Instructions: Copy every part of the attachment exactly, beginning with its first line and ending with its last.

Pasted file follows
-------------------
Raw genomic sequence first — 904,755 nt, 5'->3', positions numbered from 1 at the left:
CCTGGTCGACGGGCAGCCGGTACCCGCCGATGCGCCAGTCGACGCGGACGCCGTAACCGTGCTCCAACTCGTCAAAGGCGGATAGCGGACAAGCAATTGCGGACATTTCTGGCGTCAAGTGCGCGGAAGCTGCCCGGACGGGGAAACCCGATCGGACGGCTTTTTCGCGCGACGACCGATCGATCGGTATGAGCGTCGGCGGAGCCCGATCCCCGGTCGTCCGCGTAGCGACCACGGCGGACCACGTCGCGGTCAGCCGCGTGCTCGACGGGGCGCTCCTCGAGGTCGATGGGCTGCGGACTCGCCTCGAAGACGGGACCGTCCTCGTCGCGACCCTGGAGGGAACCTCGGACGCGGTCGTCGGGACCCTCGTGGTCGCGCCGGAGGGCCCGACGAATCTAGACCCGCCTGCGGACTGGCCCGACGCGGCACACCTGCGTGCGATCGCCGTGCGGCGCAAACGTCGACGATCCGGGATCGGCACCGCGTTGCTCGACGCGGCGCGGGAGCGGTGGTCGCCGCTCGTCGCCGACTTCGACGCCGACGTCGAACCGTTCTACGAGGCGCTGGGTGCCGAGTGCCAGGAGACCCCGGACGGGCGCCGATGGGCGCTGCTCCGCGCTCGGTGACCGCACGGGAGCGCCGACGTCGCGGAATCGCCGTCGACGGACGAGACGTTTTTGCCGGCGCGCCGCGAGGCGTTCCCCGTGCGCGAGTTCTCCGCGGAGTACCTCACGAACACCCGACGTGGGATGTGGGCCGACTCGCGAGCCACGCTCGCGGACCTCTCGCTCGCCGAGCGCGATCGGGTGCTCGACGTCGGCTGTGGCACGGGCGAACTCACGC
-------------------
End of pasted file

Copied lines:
Raw genomic sequence first — 904,755 nt, 5'->3', positions numbered from 1 at the left:
CCTGGTCGACGGGCAGCCGGTACCCGCCGATGCGCCAGTCGACGCGGACGCCGTAACCGTGCTCCAACTCGTCAAAGGCGGATAGCGGACAAGCAATTGCGGACATTTCTGGCGTCAAGTGCGCGGAAGCTGCCCGGACGGGGAAACCCGATCGGACGGCTTTTTCGCGCGACGACCGATCGATCGGTATGAGCGTCGGCGGAGCCCGATCCCCGGTCGTCCGCGTAGCGACCACGGCGGACCACGTCGCGGTCAGCCGCGTGCTCGACGGGGCGCTCCTCGAGGTCGATGGGCTGCGGACTCGCCTCGAAGACGGGACCGTCCTCGTCGCGACCCTGGAGGGAACCTCGGACGCGGTCGTCGGGACCCTCGTGGTCGCGCCGGAGGGCCCGACGAATCTAGACCCGCCTGCGGACTGGCCCGACGCGGCACACCTGCGTGCGATCGCCGTGCGGCGCAAACGTCGACGATCCGGGATCGGCACCGCGTTGCTCGACGCGGCGCGGGAGCGGTGGTCGCCGCTCGTCGCCGACTTCGACGCCGACGTCGAACCGTTCTACGAGGCGCTGGGTGCCGAGTGCCAGGAGACCCCGGACGGGCGCCGATGGGCGCTGCTCCGCGCTCGGTGACCGCACGGGAGCGCCGACGTCGCGGAATCGCCGTCGACGGACGAGACGTTTTTGCCGGCGCGCCGCGAGGCGTTCCCCGTGCGCGAGTTCTCCGCGGAGTACCTCACGAACACCCGACGTGGGATGTGGGCCGACTCGCGAGCCACGCTCGCGGACCTCTCGCTCGCCGAGCGCGATCGGGTGCTCGACGTCGGCTGTGGCACGGGCGAACTCACGC